During Day 2 participants will continue to have video calls with their teammates and work with them simultaneously on the different tasks in the Canvas course. Some tasks for Day 2 may include interacting with other teams via discussion posts, planning out your final PDR, and detailing exactly how you and your team will complete the requirements for the PDR to be submitted by the Friday deadline. The leaders of your team that were chosen on Day 1 will use the resources provided to them to lead the group to success. As a leader for my team myself, I will say that leadership is NOT for everyone. Participants should only nominate themselves if they are really able to dedicate extra hours outside of the 11 hours each day to lead their team to success. This being said, leaders will also be in charge of discussing with other teams that they are technically competing against but will also work with them for a bigger overarching mission. Interactions with other team leaders will also occur over video chats and will entail discussing specific overlaps in your mission goals so that you can have a fluid overarching mission success. Additionally, during Day 2, participants will also get to discuss more with their team’s dedicated NASA consultant and ask them any questions they might have relating to the success of their mission. This will allow them to better understand how to work with someone with more authority and experience than them and will prove valuable to them even after the conclusion of the program. Like Day 1, Day 2 will end with the team’s mentor detailing the next day’s duties and congratulating you on your (hopefully) successful Day 2. After this meeting, leaders may work after hours to prepare the team for tomorrow. Note that this will be scheduled by the leaders themselves and are completely external to the actual requirements of the program.


Day 3: Working on the project and attending workshops

Day 3 is the halfway point of the program where participants should be familiar with the procedures needed to go about their day. As always the day ahead has specific tasks that will be needed to be completed by the end of the day. The meeting with teammates in the morning will allow participants to plan with their teammates for the day ahead. During Day 3, participants will have a bunch of mission-specific research that will need to be done by their team. Additionally, there will be meetings with the organizers of the program where there will be guest speakers that will share about their current job at NASA. There will also be webinars on what to do after the conclusion of the program, such as where to find internships, scholarships, and more career and schooling opportunities! Day 3 is more of a preparation for the busy day to come and is when participants will be starting their assigned tasks for the final PDR.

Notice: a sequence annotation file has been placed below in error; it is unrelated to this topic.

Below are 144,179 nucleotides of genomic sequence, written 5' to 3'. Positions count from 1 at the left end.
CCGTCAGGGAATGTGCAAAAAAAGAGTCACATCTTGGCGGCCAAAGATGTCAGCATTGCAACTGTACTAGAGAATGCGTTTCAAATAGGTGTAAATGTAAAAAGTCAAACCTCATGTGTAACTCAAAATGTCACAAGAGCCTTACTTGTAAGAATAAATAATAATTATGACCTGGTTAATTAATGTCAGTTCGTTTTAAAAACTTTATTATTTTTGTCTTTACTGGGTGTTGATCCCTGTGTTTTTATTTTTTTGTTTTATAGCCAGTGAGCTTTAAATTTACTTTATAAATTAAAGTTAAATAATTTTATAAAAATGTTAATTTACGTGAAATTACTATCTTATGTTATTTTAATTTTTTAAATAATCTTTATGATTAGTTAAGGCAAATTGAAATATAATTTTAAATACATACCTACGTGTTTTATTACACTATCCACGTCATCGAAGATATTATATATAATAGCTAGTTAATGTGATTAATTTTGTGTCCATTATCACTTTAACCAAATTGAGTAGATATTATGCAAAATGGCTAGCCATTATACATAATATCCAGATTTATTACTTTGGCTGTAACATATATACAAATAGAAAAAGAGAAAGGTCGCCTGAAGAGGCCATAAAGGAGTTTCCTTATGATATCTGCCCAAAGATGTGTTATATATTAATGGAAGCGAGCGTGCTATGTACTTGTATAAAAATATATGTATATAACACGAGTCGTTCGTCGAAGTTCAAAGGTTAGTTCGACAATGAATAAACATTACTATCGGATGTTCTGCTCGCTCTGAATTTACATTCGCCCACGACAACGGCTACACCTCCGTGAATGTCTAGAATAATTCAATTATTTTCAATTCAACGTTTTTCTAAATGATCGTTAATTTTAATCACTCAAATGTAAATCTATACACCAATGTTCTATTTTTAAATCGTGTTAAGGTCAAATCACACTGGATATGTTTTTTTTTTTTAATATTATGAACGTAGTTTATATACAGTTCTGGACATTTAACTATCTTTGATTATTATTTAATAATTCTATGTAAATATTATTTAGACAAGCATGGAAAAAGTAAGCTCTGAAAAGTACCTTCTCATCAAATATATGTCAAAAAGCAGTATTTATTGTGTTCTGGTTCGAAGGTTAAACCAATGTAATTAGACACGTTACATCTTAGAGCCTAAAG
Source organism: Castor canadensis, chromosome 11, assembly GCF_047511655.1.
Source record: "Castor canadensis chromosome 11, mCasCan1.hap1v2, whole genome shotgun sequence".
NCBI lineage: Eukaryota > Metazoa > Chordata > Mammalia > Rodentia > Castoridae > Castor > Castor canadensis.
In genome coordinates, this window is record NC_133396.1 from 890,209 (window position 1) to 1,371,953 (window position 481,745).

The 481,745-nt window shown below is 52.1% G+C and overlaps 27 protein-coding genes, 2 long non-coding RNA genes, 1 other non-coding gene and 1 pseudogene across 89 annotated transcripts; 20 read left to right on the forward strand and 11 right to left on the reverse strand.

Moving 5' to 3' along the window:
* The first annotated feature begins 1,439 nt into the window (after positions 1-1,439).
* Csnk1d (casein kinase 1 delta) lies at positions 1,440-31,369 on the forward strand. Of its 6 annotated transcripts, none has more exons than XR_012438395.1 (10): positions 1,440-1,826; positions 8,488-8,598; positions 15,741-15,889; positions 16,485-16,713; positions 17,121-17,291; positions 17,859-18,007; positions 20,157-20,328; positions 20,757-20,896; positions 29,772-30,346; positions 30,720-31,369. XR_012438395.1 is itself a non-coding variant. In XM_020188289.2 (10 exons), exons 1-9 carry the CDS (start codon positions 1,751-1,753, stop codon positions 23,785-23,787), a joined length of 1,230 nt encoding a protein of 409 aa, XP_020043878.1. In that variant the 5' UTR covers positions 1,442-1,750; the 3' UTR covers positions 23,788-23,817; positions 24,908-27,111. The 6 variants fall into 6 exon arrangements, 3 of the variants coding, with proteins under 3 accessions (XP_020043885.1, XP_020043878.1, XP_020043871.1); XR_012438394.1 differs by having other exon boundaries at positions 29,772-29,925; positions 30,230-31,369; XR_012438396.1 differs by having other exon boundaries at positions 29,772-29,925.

Day 4: Finishing up PDR and attending special presentations

Day 4 is probably the most important day as you will be wrapping up presentations for the team’s final PDR to be submitted on Day 5. The roles that were assigned on Day 1 detail what each team member will be doing to get the final PDR done and submitted on the morning of Day 5. Some jobs may include using the research from days 1-3 to make slides and a speech related to said topics, introducing the rocket design including all the added features of the rocket, and explaining the team’s overlap with other teams’ work. During this day there won’t be as many meetings as the teams are trying to complete the presentation so that they can submit it before the deadline. Some teams may even work until midnight attempting to finish on time. 


Day 5: Finalizing presentation and submit!

During the rigorous Day 4, teams should have already finished the bulk of their presentation and will possibly only need to polish a few things to get the PDR into the dropbox by the early morning deadline. After the conclusion of Day 5, successful participants will receive an email about a ceremony to honor those that have successfully finished and graduated from the whole program. 

Click here to view my team’s final PDR


Moonshot Conclusion

With the conclusion of Moonshot–whether participants have successfully finished or not– everyone should be proud of themselves as it wasn’t easy to even be invited to this portion of the program let alone dedicate hours to it. After the conclusion of both Moonshot weeks, there will be a ceremony honoring the graduates. This is where participants will also find out the winning teams from each week of participants. Whether your team has won or not you will be able to use HAS to brag about your partnership with NASA on scholarship and college applications which will surely help you. Overall, NASA High School Aerospace Scholars is probably one of the best extracurriculars for resumes, college applications, and just for the experience in general. So, if you’re interested in adding an amazing STEAM opportunity to your experience, keep an eye out on this site so that you can sign up during the September of your junior year as this program will SURELY help you succeed when applying to colleges and will also provide you with skills for your future career.